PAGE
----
Will Schwalbe and his mother always loved to read and discuss books, but when she is diagnosed with pancreatic cancer and has to undergo regular chemo therapy, they decide to use the time they spend together at the hospital discussing books they have both read and that’s how they start The End of Your Life Book Club. The beginning of each chapter is dedicated to the book they have been reading and the discussion they have. The book choices are varied and I loved reading about them. Continental DriftCrossing to Safety, The Painted Veil, Olive Kitteridge, The Girl with the Dragon Tattoo, Brooklyn,The Elegance of the Hedgehog are but a few books they read, discuss and enjoy.

After this usually brief paragraph about books, Schwalbe leads us directly to his main topic: his mother. His mother must have been a very courageous woman. She travelled from one hot spot to the next for the Women’s Refugee Committee. She helped refugees all over the world and put herself in great danger to do so. She was a fighter but at the same time she was a genuinely kind woman and to read about her and the love the people felt for her is quite beautiful.

What will not be everyone’s cup of tea is the detailed description of the therapies, the side effects and the battle to just live a few months longer. Pancreatic cancer is mostly terminal and most people don’t have much more than a few months after the diagnosis. Schwalbe’s mother was lucky, she lived a full two years. Years that she lived to the fullest, not missing any opportunity to enjoy life and do good. This is quite admirable. I liked her belief that you should never look away from what is bad in our world but always strive to do good.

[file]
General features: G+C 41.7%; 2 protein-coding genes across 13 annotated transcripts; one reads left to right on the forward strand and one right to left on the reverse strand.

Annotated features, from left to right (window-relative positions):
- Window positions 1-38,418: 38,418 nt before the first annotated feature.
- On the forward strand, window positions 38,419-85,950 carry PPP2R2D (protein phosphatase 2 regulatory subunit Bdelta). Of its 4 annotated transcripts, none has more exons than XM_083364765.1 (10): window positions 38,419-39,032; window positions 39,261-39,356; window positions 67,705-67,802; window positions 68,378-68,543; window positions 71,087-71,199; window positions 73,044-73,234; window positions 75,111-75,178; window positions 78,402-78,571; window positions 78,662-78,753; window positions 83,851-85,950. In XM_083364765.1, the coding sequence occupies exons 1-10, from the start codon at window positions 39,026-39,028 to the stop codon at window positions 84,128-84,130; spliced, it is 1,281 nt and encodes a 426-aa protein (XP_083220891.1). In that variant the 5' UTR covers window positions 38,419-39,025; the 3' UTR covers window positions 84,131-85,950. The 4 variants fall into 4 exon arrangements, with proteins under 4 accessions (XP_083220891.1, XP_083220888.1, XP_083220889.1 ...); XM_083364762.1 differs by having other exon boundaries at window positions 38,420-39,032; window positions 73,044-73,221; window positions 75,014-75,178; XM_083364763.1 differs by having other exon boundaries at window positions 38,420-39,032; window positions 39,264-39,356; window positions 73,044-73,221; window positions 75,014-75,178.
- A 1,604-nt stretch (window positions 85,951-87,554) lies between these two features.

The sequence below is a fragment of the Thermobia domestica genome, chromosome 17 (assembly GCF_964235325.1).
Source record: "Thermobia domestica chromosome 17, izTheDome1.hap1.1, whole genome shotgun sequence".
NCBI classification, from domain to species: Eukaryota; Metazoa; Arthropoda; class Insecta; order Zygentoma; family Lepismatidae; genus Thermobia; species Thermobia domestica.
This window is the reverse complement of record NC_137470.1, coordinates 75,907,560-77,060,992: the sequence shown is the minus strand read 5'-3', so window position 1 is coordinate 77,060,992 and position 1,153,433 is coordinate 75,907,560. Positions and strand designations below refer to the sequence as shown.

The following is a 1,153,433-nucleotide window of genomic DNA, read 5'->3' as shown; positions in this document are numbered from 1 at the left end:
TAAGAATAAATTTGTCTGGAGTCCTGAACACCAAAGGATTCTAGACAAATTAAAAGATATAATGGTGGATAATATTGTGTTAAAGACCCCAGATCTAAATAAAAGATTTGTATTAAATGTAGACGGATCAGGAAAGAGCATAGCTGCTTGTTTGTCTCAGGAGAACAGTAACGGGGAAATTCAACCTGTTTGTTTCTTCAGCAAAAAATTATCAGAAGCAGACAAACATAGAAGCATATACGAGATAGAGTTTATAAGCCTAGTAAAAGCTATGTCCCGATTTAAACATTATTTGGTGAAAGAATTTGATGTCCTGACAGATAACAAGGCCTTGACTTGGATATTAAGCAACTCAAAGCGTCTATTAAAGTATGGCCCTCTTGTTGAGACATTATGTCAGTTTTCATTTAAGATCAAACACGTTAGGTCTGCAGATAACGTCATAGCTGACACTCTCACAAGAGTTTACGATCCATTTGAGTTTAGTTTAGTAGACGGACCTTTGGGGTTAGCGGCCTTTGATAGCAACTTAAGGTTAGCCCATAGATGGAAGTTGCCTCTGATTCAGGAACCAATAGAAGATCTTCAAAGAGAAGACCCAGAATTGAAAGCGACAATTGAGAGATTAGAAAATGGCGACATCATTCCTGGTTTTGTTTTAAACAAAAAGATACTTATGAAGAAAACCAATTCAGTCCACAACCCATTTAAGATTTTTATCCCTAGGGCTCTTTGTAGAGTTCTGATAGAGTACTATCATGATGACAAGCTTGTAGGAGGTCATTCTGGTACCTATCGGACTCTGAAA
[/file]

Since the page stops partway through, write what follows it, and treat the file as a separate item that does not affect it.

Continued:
I feel heartless writing this but the book did not work for me. I have no problem to read about terminal illness. I read the memoir written by Susan Sontag’s son and found it excellent. So that’s not the reason. And of course I love reading about books but in a way, I felt this memoir was too personal. There were too many details added that just didn’t mean anything to me, because it’s not my mother or someone I know. She ate this and liked it, she drank that and couldn’t swallow… She saw these friends and those grandchildren… There were just too many mundane and ordinary details that are only significant when you know a person. Since they wrote a blog about her illness to keep family and friends updated, I suspect, large portions of this book were based on those entries. This may be a reason why the writing was a bit bland.

I think this is a book which could be of great help if you have a friend or relative who has cancer, especially pancreatic cancer. It shows extremely well and in a lot of detail what can be done, what the side effects of some of the therapies are and when you have to decide to let go. As a book on cancer it’s great. As a book about one person’s mother, it’s too personal and as a book about books it is a let down. It says it’s about books and reading but they rather form a bracket around the rest.